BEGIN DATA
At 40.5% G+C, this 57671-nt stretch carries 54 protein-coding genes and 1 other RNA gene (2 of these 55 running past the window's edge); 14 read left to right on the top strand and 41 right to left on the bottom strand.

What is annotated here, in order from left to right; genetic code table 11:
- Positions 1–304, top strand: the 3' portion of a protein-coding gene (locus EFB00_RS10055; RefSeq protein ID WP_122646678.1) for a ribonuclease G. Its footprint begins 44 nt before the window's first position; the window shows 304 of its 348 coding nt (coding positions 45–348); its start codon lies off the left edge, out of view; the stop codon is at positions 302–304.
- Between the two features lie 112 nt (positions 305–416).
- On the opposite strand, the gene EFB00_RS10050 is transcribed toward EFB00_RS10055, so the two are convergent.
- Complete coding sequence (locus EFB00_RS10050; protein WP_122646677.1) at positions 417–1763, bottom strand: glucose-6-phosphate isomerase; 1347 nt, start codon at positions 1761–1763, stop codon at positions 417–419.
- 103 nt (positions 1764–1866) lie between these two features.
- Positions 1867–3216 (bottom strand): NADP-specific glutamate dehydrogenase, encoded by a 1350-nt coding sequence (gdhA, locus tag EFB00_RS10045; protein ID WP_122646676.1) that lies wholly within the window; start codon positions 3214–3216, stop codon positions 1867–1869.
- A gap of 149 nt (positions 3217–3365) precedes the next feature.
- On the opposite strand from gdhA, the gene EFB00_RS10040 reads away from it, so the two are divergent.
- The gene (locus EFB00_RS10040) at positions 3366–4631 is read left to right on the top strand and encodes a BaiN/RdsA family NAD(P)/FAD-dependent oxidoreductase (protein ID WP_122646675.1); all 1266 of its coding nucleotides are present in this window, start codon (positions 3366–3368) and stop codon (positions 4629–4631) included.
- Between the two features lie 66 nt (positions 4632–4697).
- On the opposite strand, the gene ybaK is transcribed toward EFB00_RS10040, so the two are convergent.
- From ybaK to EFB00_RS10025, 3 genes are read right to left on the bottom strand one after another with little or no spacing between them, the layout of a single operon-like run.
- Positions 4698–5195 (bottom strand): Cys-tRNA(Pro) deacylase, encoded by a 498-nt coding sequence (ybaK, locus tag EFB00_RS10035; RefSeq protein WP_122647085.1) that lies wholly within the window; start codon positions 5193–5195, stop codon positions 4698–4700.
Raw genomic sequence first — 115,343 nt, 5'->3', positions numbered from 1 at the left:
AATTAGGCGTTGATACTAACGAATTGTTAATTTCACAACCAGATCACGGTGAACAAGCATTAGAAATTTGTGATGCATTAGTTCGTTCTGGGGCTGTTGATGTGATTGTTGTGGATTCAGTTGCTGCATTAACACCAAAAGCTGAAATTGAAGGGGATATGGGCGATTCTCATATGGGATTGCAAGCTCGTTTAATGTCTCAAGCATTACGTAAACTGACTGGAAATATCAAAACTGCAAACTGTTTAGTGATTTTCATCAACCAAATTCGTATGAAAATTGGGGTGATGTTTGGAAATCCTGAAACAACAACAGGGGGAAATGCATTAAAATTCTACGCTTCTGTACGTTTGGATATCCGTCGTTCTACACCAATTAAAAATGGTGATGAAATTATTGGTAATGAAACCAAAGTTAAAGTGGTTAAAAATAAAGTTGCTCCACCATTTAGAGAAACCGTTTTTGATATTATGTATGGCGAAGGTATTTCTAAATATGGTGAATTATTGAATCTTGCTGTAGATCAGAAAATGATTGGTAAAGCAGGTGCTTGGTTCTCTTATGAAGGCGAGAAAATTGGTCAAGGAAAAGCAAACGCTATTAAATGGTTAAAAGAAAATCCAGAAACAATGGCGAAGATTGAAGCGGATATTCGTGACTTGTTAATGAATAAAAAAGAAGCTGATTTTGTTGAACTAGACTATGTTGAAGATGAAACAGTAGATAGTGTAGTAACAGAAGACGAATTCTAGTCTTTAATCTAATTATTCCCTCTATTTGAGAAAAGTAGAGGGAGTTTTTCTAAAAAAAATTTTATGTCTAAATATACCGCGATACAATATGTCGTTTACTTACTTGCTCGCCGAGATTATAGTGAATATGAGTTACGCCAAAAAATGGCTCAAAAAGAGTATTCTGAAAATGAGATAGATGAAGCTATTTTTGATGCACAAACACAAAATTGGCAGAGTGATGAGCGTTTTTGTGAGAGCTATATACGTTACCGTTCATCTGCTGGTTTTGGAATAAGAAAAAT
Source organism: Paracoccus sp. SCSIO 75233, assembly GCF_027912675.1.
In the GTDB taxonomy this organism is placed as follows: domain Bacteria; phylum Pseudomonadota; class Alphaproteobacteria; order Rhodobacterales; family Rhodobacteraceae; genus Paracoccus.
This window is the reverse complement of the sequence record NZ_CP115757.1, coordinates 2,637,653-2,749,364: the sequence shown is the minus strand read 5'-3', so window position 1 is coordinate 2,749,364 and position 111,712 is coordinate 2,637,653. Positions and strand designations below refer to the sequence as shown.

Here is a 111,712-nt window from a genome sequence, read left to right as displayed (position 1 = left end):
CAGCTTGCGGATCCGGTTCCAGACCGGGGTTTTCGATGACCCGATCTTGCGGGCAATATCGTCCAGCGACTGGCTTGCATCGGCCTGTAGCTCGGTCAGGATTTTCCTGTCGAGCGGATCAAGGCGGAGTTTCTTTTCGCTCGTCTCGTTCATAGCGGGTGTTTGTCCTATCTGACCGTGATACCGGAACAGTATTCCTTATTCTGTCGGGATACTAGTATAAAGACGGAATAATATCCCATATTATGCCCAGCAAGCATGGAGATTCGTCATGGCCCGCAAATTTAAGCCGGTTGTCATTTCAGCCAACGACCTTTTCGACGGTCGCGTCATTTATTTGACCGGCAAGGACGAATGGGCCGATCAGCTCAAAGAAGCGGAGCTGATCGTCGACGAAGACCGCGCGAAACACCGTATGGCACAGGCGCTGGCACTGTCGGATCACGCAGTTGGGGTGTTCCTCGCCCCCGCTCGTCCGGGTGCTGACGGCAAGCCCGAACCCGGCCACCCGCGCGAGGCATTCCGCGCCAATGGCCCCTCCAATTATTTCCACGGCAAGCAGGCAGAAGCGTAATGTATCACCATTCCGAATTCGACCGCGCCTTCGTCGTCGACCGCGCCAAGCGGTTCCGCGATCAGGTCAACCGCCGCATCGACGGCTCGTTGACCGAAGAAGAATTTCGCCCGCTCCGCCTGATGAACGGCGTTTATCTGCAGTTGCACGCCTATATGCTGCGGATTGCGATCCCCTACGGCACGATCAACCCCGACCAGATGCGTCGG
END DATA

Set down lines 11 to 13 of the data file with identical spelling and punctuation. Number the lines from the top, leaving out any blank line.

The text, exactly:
- The gene (locus EFB00_RS10040) at positions 3366–4631 is read left to right on the top strand and encodes a BaiN/RdsA family NAD(P)/FAD-dependent oxidoreductase (protein ID WP_122646675.1); all 1266 of its coding nucleotides are present in this window, start codon (positions 3366–3368) and stop codon (positions 4629–4631) included.
- Between the two features lie 66 nt (positions 4632–4697).
- On the opposite strand, the gene ybaK is transcribed toward EFB00_RS10040, so the two are convergent.